June 23: a dark day in the city of lights
2012/06/23 § Leave a comment
On this day in 1940 those infamous pictures of Hitler in Paris were taken.
France surrendered to Germany on April 22, 1940: one small step for Nazi world domination, one giant leap for Hitler the tourist. He summoned his pet architect, Albert Speer, to accompany him on a tour of its capital, not to hear what Speer had to say. Hitler had studied well, and needed no guide. Rather, he wanted his architect to see select parts of Paris as he saw them.
Der Führer’s tour (say that out loud, it’s fun–as fun as this post is going to get) was not that different from the one a lot of contemporary tourists take–especially those who catch that convenient bus at the airport that stops first in front of the Opera. That was Hitler’s first stop as well; his entourage then proceeded past the Madeleine, down the Champs Elysees, to the Trocadero, and down the magnificent axis to the Eiffel Tower. After his photo op, they moved on to the Arc de Triomphe, Invalides, Panthéon, Rue de Rivoli, and finally Sacre Coeur. He had little interest in the Louvre (emptied by clever curators who had stashed its treasures all over château country) or Sainte Chapelle (as Gothic was worse than the Bauhaus to him).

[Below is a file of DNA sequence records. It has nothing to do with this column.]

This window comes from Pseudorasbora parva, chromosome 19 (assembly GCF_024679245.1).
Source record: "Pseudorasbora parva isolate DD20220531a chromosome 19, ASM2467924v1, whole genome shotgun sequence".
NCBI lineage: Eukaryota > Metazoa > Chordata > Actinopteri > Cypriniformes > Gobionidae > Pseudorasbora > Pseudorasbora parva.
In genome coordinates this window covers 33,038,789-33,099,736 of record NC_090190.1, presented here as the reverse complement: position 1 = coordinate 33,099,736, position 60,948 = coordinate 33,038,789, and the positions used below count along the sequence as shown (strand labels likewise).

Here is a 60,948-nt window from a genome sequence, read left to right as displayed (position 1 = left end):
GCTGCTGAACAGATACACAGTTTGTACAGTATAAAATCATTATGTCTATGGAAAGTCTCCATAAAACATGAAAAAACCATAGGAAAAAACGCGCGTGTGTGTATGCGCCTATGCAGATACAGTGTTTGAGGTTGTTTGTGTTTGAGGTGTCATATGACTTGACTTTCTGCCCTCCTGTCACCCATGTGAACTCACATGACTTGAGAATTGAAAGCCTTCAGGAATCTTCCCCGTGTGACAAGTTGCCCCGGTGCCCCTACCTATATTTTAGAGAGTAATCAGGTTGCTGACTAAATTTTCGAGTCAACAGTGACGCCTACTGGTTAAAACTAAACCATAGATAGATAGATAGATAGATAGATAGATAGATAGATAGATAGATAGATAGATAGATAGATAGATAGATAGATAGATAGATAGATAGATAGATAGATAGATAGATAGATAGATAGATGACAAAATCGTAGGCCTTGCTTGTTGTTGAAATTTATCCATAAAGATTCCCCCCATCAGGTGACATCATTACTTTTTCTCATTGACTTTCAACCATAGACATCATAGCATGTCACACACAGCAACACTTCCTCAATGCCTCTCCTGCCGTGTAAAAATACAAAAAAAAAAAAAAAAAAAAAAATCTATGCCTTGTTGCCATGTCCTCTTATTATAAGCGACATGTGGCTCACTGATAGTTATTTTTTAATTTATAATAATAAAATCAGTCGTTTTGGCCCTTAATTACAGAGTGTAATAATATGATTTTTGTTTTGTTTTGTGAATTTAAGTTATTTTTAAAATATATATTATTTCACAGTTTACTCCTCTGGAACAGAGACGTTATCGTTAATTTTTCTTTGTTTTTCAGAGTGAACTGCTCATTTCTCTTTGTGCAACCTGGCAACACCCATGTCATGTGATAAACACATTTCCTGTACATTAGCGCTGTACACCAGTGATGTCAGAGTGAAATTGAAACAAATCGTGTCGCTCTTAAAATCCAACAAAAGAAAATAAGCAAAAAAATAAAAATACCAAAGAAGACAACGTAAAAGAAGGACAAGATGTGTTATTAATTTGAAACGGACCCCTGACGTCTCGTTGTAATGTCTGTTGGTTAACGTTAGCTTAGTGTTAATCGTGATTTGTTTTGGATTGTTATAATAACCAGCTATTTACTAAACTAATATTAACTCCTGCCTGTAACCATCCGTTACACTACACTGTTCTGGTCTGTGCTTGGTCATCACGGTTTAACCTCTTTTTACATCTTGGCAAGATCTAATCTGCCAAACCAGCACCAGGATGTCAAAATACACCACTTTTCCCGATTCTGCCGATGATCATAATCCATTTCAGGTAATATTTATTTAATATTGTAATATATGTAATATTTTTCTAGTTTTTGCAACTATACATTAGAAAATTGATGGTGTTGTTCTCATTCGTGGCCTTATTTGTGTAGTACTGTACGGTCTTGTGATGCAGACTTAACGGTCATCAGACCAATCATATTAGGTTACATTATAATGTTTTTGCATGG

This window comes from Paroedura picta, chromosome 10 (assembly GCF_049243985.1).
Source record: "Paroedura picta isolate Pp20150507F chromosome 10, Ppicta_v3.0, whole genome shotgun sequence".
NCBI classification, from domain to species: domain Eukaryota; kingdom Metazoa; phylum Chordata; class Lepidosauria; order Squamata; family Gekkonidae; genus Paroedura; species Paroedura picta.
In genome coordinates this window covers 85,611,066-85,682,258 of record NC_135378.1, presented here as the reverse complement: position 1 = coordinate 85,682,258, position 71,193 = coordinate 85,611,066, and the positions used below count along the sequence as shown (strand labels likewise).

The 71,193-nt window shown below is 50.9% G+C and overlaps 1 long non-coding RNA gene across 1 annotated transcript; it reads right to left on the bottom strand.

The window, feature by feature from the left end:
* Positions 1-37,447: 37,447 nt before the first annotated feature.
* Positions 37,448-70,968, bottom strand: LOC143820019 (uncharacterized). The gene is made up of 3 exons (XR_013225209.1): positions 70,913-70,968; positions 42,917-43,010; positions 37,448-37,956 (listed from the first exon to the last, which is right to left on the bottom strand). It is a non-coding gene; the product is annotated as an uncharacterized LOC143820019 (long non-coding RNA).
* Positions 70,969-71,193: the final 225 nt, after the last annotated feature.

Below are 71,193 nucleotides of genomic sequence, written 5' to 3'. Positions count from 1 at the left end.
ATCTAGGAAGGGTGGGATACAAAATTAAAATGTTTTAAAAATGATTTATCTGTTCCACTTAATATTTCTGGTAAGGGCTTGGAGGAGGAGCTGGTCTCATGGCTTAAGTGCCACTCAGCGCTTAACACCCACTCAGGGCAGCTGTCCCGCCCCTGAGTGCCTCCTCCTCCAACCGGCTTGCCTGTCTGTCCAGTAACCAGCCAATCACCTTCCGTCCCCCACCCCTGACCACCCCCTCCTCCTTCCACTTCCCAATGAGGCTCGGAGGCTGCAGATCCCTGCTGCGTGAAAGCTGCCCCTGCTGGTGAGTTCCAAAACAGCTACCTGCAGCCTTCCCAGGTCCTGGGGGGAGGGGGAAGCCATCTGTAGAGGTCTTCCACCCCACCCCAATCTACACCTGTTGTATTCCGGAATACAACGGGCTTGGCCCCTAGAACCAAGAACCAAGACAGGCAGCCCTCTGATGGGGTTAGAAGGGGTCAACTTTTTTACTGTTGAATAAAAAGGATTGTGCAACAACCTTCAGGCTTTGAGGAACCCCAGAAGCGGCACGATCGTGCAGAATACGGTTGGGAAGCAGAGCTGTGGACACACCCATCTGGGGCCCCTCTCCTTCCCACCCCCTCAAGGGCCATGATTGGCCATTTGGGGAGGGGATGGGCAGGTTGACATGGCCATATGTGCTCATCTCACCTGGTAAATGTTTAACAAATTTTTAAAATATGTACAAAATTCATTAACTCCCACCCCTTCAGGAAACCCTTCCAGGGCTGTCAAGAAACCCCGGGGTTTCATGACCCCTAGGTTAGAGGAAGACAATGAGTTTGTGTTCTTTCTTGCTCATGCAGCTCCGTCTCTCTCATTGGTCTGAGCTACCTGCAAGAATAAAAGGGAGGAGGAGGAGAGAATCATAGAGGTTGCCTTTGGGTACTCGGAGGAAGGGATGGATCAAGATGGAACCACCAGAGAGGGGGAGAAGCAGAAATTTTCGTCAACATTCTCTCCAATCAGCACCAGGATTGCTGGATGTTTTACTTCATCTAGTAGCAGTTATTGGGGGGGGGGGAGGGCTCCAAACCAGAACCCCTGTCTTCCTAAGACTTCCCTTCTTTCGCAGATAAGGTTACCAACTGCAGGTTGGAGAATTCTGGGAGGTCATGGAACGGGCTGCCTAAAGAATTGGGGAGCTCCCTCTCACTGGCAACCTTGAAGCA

Hitler seems to have been most inspired by the architecture of the Opera, Rue de Rivoli and Panthéon–all buildings of great scale and Classical detailing. But it was at the Eiffel Tower (which stylistically left him cold) that he stopped for his close-up. Hitler knew architecture and understood its symbolic potential. Notre Dame, the Louvre, and the Opera may have been the city’s signature landmarks in earlier centuries; ever since 1889 it was the great Iron Lady that was the pièce de résistance, the structure that, when featured with Hitler’s image, would symbolize German control of France and inspire despair in one more swath of Europe. However, this particular pièce also symbolized French résistance: before Hitler’s visit, workmen cut the elevator cables that would have enabled Hitler to easily summit the Tower, and publish the image of him inhabiting the highest manmade point in Europe. But, Hitler did not take the stairs, so the photo didn’t happen, and he never had that great view from the top of Eiffel’s tower.
He did, however, enjoy the view down from Sacre Coeur (which is the best way to visit that church–with your back to it). This vision of the city of great boulevards and monuments, plus the Neo-Classicism he had breathed in earlier that day, wed to memories of Rome under the popes and his idol Mussolini, pitched him into a fever of architectural imagining for his own capital. He again called to Speer, directing him to resume his work replanning Berlin, requiring only that it be more beautiful than Paris. Of course, those grotesque plans came to naught, and the world is left with much less of Hitler’s imprint on the built world than he intended–but what does remain is more than enough.